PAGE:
Productivity Commission Report on Economic Implications of an Ageing Australia

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Productivity Commission Report on Economic Implications of an Ageing Australia




The Government is today releasing the research report of the Productivity

Commission inquiry into the economic implications of an ageing Australia.

The Government welcomes this report, which provides an independent and comprehensive

analysis of the economic impacts of ageing for all levels of government for

the first time.

The report was prepared for the Council of Australian Governments, and provides

useful background information for future planning and policy development by

all Australian governments, in the context of the projected ageing of the Australian


The report endorses the findings of the 2002 Intergenerational Report and

updates its results. The Productivity Commission report projects an overall

increase in fiscal pressure for all Australian Governments of 6.4 per cent by

2044-45. This increase is fundamentally due to expenditure pressures, rather

than the revenue implications of population ageing.

For the Australian Government the projected fiscal gap is 5.7 per cent of

GDP over the next 40 years. States and territories are not projected to face

fiscal pressures as large as those facing the Australian Government. In its

base case, the Productivity Commission projects state and territory fiscal pressures

to rise in aggregate by 0.8 per cent of GDP over 40 years.

“It is particularly pleasing that the Report endorses the Australian

Government’s emphasis on increasing participation and productivity to

address the economic implications of an ageing Australia”, the Treasurer

said today.

The Government will continue to encourage participation in paid work with

income tax reforms.

We intend to modernise the income support system through a better balance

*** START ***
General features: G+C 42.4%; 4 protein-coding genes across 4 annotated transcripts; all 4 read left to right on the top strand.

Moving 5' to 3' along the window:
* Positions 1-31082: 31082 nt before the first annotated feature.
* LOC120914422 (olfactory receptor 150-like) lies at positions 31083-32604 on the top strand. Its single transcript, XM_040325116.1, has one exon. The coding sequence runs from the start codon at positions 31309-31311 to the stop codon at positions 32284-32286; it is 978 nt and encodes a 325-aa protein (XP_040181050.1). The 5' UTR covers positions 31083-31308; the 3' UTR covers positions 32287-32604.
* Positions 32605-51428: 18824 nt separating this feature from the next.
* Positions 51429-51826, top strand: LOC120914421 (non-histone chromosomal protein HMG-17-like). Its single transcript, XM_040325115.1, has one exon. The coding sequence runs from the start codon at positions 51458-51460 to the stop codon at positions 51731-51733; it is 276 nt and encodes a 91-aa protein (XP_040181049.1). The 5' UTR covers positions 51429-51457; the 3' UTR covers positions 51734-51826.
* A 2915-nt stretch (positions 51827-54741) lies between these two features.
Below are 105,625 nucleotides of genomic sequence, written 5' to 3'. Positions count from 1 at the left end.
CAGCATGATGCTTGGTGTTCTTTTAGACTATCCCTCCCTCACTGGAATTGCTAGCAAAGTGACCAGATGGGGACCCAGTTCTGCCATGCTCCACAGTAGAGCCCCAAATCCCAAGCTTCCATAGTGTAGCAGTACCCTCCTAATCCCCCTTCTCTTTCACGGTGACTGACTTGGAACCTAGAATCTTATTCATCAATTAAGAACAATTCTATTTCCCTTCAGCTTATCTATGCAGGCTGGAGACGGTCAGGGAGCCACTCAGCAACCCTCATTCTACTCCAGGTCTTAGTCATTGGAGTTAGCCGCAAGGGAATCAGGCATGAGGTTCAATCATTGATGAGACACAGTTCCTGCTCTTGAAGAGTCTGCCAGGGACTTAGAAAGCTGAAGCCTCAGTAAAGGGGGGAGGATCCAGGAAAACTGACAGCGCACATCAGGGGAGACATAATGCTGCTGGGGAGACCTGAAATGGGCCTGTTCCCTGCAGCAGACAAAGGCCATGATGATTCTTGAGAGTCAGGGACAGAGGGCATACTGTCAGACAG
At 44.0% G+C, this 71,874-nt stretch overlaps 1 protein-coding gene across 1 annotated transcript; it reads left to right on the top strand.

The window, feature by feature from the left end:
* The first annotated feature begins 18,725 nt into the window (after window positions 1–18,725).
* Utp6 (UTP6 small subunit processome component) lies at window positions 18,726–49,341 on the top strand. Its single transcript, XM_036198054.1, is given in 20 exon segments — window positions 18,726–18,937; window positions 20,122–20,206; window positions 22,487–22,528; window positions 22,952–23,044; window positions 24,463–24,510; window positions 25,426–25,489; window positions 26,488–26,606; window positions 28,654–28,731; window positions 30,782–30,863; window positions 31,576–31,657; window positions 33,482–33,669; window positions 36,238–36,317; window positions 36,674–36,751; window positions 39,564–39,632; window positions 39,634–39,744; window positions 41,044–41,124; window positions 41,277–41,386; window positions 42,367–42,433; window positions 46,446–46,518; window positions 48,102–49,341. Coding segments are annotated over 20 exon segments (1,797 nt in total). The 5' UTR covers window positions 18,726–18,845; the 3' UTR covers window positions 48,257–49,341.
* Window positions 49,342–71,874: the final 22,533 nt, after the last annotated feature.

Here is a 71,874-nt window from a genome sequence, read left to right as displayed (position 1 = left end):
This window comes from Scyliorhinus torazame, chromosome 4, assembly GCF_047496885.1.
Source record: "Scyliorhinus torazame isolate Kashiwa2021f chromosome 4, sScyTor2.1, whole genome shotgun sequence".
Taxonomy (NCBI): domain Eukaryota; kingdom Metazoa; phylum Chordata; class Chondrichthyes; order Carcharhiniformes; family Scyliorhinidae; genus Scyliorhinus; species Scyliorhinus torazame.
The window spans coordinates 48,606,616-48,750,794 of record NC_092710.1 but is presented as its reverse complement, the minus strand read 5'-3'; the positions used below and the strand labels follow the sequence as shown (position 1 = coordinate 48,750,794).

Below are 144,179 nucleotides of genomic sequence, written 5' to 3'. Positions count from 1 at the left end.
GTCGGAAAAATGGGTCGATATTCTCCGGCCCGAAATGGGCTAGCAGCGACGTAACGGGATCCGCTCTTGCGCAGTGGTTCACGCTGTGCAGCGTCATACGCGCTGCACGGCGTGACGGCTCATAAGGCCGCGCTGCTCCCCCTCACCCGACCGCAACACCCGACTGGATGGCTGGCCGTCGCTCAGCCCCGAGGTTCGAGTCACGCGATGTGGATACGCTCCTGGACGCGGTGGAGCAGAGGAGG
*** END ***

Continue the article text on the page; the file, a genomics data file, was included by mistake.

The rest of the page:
between mutual obligations, incentives and assistance. We will reform the arrangements

associated with the Disability Support Pension.

We will continue to enhance employment services through the active participation

model. To enhance opportunities and provide greater choice for mature age workers,

we are introducing a new Mature Age Worker Tax Offset, extending the age to

which individuals satisfying a work test may make personal superannuation contributions,

and encouraging phased transition to retirement by allowing mature age workers

to access to income streams.

Productivity growth will be important for Australia’s future economic

growth. The Australian Government will continue vigorously to pursue its productivity

enhancing reform agenda with the aim of raising Australia’s long run productivity


We will pursue further workplace reforms such as reforms to unfair dismissal

laws. This will assist business, especially small business, to employ more staff

under more flexible work arrangements.

The 2004-05 Budget put in place a package of major initiatives including by

providing more help for families, cutting taxes further, boosting retirement

savings and investing in Australia’s future. The Government will continue

to build on these policies by putting in place further measures to address the

challenges faced due to population ageing.

To encourage self funded retirement, we have made superannuation more attractive

as a retirement savings vehicle by increasing the fully deductible amount for

personal contributions by the self employed, providing a co-contribution to

eligible people, and reducing maximum superannuation surcharge rates.

The Government is also responding to the increased need for aged care, including

by providing assistance to carers, and more help for older people to stay at

home longer, reducing pressure on demand for aged care facilities.

We are also providing equipment grants for volunteers who generously provide

their time and resources to assist other Australians.

The Productivity Commission has also suggested that governments should seek

to increase the cost-effectiveness of services particularly in the health and

aged care sectors.

In this context, the Australian Government has introduced modest increases

to Pharmaceutical Benefits Scheme (PBS) co payments, and negotiated a 12.5 per

cent reduction in the price of new brands of existing drugs, to enhance the

longer term sustainability of the PBS.

We will continue to look for positive reforms to address the challenges facing

Australia due to ageing.

Copies of the report may be downloaded from the Productivity Commission’s

website at


12 April 2005


David Alexander

02 6277 7340